By Gail Brown, wife of US Ambassador Scott Brown
For the next blog in the Pacific Women Leaders series I met a fearless young woman, Ema, who has spent her professional career working in the criminal justice system in my new found home of New Zealand’s capital city, Wellington. Ema is serious about delivering justice and she has committed her life to advocating for Pasifika communities.
Ema works for the New Zealand Department of Corrections as an Advisor for the Legal Services Prosecution Support Team. Among her many roles, she advises probation officers and corrections staff on pending criminal cases.
But she’s been working with prisoners, in one way or another, for many years: As a defence lawyer for four years and as a probation officer for eight years. She understands the criminal judicial system very well.
Her years working as a probation officer saw a lot of loopholes in the legal system for Pasifika peoples. “I felt the law wasn’t working for our people. Pasifika culture is beautiful with its many nuances. We pay a lot of respect to authority figures and their decisions which translates across many contexts. So when you have a Pasifika person in the legal system they accept the punishment without seeking legal advice or challenging the sentence,” she tells me during an interview in the Correction Department’s Museum. “I decided to advocate and educate my people.”
Early in her career she made changes at a grassroots level but realized real change is made at the top – in policy. Ema studied law at The University of Auckland and is now studying for a Master’s Degree in Law from Victoria University. Her commitment to lower the high rates of Pasifika prison recidivism drives her to get into policy work.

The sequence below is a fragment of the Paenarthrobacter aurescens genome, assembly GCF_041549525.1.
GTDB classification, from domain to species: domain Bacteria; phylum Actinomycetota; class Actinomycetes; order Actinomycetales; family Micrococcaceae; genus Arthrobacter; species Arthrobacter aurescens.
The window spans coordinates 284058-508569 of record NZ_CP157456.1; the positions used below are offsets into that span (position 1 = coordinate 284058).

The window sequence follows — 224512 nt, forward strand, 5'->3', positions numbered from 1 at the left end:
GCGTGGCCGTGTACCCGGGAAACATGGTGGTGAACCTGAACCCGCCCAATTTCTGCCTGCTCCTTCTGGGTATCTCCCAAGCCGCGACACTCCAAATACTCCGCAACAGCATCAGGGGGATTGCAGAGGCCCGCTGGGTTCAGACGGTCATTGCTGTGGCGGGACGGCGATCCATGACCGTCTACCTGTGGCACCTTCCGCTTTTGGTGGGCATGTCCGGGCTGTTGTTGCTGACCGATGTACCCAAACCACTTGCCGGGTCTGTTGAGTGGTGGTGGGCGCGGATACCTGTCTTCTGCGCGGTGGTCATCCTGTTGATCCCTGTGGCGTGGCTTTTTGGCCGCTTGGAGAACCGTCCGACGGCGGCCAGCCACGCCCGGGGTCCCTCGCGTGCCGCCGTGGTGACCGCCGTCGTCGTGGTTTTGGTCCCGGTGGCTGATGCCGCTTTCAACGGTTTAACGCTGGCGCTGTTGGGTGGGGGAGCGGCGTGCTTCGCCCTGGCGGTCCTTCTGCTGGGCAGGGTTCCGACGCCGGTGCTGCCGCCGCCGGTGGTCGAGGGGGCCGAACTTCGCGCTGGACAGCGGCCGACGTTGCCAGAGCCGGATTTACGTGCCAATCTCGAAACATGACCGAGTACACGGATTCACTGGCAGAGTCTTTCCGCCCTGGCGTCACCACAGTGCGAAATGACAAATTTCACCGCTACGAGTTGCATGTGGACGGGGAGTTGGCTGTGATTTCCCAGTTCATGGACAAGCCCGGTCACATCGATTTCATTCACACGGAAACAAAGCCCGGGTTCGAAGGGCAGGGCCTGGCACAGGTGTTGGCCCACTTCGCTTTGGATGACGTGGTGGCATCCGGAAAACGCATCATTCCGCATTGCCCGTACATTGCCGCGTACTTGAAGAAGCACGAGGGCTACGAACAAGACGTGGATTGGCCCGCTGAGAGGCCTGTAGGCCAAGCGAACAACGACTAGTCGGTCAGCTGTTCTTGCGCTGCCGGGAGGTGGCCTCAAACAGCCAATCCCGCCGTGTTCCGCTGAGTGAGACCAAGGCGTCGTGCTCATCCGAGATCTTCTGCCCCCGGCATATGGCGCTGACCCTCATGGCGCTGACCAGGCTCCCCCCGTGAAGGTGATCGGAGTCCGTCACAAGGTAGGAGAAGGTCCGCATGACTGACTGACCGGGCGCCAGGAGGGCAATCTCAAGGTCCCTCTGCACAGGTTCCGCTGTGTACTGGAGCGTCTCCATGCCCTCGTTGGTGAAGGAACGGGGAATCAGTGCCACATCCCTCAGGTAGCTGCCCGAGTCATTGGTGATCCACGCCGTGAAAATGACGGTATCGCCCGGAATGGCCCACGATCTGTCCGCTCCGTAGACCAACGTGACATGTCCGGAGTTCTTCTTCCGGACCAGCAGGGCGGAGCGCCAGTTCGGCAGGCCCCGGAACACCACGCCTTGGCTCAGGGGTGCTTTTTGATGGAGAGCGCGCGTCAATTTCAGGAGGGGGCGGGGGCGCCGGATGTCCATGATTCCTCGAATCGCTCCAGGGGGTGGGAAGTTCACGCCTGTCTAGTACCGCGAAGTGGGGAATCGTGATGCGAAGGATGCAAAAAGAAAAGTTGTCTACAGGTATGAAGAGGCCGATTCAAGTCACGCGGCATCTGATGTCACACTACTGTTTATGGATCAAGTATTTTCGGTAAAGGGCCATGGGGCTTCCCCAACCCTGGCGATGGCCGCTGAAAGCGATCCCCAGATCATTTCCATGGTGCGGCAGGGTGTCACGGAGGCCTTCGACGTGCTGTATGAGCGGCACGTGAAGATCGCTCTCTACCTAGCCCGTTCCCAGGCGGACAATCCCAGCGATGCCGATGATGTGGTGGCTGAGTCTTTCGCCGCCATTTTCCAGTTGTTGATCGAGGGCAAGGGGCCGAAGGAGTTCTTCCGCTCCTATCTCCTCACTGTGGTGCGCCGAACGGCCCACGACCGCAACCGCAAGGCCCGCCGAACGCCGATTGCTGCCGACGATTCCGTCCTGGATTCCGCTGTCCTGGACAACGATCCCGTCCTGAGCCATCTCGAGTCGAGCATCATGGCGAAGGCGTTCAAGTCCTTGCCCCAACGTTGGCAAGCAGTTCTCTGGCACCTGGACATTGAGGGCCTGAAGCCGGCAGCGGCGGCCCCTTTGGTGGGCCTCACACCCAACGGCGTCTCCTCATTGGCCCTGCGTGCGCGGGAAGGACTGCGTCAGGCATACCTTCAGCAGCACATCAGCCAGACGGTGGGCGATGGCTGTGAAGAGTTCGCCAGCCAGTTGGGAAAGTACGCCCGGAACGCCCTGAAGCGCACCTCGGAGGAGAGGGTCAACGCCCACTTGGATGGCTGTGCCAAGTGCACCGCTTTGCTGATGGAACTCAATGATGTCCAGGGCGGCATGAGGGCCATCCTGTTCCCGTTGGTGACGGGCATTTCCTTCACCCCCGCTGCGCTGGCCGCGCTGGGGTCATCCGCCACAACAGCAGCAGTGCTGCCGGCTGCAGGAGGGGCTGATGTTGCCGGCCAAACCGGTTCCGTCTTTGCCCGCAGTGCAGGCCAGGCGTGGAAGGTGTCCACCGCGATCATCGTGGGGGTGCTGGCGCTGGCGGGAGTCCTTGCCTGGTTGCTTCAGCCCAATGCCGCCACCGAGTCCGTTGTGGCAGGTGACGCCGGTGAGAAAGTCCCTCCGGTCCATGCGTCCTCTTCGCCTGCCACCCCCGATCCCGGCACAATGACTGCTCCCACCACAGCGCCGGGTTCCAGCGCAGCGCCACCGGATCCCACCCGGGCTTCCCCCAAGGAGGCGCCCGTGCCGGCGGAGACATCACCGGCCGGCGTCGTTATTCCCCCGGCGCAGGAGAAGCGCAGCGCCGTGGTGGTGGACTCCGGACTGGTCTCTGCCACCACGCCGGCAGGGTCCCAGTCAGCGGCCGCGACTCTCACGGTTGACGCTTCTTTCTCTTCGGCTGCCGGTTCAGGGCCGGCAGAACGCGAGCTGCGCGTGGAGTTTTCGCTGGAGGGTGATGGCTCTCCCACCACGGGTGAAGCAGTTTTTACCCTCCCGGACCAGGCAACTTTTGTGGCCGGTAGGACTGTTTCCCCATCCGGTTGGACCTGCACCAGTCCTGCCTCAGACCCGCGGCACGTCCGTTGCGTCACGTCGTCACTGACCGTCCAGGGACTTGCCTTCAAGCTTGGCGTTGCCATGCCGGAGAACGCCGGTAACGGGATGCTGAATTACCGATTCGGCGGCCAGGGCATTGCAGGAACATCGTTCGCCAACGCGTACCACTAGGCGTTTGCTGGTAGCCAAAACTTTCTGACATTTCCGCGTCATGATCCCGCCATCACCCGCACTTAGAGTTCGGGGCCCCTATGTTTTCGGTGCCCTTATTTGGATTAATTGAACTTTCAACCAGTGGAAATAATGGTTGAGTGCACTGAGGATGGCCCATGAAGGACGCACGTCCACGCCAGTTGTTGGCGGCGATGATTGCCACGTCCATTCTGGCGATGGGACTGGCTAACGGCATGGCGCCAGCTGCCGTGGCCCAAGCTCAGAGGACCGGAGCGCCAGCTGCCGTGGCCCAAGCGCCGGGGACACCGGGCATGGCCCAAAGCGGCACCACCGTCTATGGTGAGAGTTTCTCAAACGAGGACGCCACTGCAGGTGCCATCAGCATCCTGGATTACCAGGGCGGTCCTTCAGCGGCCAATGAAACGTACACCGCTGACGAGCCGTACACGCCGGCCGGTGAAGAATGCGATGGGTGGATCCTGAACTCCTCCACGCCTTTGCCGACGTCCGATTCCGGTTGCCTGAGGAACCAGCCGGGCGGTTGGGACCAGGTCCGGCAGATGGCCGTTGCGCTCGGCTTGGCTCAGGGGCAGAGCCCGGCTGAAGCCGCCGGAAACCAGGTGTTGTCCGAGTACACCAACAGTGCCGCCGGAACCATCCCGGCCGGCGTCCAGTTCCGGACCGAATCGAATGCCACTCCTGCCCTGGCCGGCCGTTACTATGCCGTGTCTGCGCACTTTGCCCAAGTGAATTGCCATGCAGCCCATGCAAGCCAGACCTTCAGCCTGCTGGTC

But it’s her volunteer mentoring work that sets her apart and has earned her recognition from the United States Embassy as a Pacific Women Leader. Through her work in the Corrections Department, and through contacts within her church and in the community, she’s able to reach dozens of teens and young women. She talks honestly with them about the dangers of cyber-bullying, drug addiction, and suicide.
“Many of these kids are turning to gangs because it’s a sense of family and identity,” she tells me, lamenting the ease with which young people can buy and sell illegal drugs. “Parents have to work and the kids are left at home and then wander on the streets out of boredom. I believe it all starts with the family and there has to be support within the family,” she adds.
Born in Auckland, her parents are both Tongan and came to New Zealand back in the 1970’s to find work in the fields and factories. She is one of ten siblings; five girls and five boys. Two of her brothers play professional rugby in Ireland and England.
Growing up within a big family, Ema says she’s always had to work hard. As a teen, she helped her parents by cleaning rooms and doing odd jobs. “My parents made me and my siblings who we are today. They sacrificed so much so that we could have what we have today. I wanted to do more to help my community and carry on their hard work ethic,” she says.
Ema serves on the Charitable Trust board of the “Breakthrough Centre NZ”. Operated through the Breakthrough Church’s five campuses, the goal is to help build strong families and communities. She also mentors women, many from different backgrounds, including victims of violence. It’s her goal to encourage and empower women to be self-confident, courageous and daring by helping them to set realistic goals for themselves that will have a positive impact on their families and the community.
Through the “Breakthrough Outreach Ministry” in Auckland, she brought food to homeless people, prostitutes, and elderly shut-ins. Since moving to Wellington in April this year, she’s starting to get more involved there.
“My heart is in trying to support them and their families,” she tells me as she heads off to work on another case, hoping to help save another young person from the streets – and from prison.